Frdric Prochasson - Fotolia
Transport for London (TfL) is wasting more than £300m a year on telecoms systems that are not fit for purpose, according to an independent advisory body.
The Independent Investment Programme Advisory Group (IIPAG) provides advice to the Mayor of London’s office about TfL’s projects and investments.
In its 2015 review of TfL, the IIPAG found the organisation is spending millions every year on telecoms for its control centres, railway, buses, offices, “capital schemes” and other areas.
But in July 2014, the IIPAG warned TfL it could be saving millions by restructuring its fragmented telecoms model.
“Over the past four years IIPAG has expressed its concern regarding delivery of the commercial aspects of TfL’s investment programme and the delivery of telecommunications services in TfL,” said the IIPAG’s 2015 report.
“In the past year, there has not been the improvement in performance that could have been expected,” it said.
In 2014, the IIPAG pointed the finger at TfL’s legacy management infrastructure causing the management of its telecoms to become fragmented. TfL has several methods of delivery for telecoms, including its own infrastructure and buying services from third parties.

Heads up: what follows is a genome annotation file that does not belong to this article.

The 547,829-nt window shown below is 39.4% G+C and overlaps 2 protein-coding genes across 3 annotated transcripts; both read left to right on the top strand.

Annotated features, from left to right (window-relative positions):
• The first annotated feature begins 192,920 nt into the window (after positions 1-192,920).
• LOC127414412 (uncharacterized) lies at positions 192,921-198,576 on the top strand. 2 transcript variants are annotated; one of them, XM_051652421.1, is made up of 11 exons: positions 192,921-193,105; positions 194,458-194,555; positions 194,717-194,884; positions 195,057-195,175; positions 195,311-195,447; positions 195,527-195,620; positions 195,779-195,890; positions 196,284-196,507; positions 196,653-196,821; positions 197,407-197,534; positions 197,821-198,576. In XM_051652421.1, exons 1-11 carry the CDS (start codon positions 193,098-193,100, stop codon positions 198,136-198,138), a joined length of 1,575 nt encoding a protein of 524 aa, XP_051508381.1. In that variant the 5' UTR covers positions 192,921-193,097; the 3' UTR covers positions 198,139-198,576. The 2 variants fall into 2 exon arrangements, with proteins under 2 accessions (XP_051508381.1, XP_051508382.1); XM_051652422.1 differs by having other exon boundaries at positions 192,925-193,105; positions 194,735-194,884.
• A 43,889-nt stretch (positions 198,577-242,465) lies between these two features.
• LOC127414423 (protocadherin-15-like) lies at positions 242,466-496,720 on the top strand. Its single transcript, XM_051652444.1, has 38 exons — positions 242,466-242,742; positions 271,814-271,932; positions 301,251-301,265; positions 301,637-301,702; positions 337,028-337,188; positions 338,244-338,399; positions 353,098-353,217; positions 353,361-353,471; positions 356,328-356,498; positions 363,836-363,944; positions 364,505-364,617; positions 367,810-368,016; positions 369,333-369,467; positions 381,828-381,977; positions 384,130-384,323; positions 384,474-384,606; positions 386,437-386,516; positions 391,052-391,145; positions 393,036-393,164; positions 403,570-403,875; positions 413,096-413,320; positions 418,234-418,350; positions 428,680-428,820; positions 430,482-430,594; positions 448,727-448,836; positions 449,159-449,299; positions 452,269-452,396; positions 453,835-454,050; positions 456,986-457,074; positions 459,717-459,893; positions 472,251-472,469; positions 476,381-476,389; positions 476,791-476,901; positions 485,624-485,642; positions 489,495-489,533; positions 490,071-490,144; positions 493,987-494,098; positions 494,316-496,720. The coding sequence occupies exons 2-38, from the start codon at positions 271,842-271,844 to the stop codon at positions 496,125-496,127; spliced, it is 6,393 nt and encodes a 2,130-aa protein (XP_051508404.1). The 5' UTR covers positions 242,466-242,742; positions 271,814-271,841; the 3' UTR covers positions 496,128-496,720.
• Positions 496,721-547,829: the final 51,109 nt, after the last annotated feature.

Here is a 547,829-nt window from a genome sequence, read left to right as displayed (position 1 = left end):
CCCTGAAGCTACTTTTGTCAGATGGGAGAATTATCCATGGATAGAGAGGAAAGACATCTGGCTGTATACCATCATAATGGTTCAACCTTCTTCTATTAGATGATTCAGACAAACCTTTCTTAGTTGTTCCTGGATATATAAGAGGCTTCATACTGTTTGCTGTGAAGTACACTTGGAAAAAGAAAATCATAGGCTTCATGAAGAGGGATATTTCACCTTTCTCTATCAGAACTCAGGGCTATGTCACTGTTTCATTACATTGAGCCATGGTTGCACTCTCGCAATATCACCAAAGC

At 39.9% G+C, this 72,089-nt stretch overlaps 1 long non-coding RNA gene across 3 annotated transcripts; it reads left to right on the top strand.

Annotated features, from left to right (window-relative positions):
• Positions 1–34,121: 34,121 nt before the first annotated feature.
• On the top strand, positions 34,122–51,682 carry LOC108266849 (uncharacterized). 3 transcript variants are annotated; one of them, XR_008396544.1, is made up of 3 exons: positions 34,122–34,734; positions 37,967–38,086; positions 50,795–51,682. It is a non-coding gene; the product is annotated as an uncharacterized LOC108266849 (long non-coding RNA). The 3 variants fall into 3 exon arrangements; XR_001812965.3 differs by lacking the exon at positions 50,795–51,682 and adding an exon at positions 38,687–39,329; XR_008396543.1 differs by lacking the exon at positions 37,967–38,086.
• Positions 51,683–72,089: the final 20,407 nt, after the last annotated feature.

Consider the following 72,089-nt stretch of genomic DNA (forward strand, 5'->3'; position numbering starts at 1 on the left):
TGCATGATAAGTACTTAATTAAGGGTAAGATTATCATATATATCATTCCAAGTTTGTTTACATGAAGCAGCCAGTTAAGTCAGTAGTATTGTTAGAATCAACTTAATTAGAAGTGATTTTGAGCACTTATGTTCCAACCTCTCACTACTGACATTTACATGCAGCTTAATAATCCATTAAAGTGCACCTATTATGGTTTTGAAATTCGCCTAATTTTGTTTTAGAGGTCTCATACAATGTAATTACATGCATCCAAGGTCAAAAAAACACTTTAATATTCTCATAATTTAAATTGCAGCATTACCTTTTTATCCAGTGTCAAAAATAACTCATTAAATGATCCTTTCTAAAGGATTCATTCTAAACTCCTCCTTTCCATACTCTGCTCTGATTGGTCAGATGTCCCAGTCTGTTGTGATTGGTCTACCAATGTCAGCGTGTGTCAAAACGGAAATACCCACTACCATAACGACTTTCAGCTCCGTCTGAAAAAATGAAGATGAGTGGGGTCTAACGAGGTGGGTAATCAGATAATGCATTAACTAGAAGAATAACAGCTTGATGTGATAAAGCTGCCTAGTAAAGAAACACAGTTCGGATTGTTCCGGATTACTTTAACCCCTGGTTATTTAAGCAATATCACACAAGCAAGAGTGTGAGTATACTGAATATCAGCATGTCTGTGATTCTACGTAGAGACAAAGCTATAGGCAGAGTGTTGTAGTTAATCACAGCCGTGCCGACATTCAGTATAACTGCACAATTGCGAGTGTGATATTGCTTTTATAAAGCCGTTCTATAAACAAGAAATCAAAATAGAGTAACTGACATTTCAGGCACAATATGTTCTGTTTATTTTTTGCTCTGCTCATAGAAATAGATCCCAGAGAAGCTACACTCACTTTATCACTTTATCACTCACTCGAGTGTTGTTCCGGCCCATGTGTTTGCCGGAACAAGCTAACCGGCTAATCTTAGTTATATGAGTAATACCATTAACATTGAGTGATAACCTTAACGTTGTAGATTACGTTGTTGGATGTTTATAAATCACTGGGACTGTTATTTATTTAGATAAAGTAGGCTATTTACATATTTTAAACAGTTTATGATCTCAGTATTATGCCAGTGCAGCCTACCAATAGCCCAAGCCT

The IIPAG suggested it would work with TfL to begin addressing the problem in stages, starting with London Underground where cost and scale would be highest.
A statement from TfL chair and London mayor Boris Johnson and TfL commissioner Peter Hendy claimed the organisation had undergone a “review” of its telecommunications and was looking into transitioning to something new in the future, beginning with mission-critical processes and following with the rest.
However, a year later and the IIPAG claims there has been little to no improvement and TfL has made “little progress” on recommended changes.
“IIPAG is frustrated over the lack of progress in improving TfL’s telecoms organisation and arrangements,” said the report.
“IIPAG believes TfL is delivering poor value and – with better organisation and leadership – could save many millions of pounds every year and deliver the necessary benefits of new digital technology to the organisation and to the travelling public,” it said.
TfL began a £400m network tower project in June 2015 to procure a wide area network (WAN) covering networks tower ecosystem collaboration, service management, project delivery, design and technical assurance, network transformation, WAN provision, access network provision and support services.
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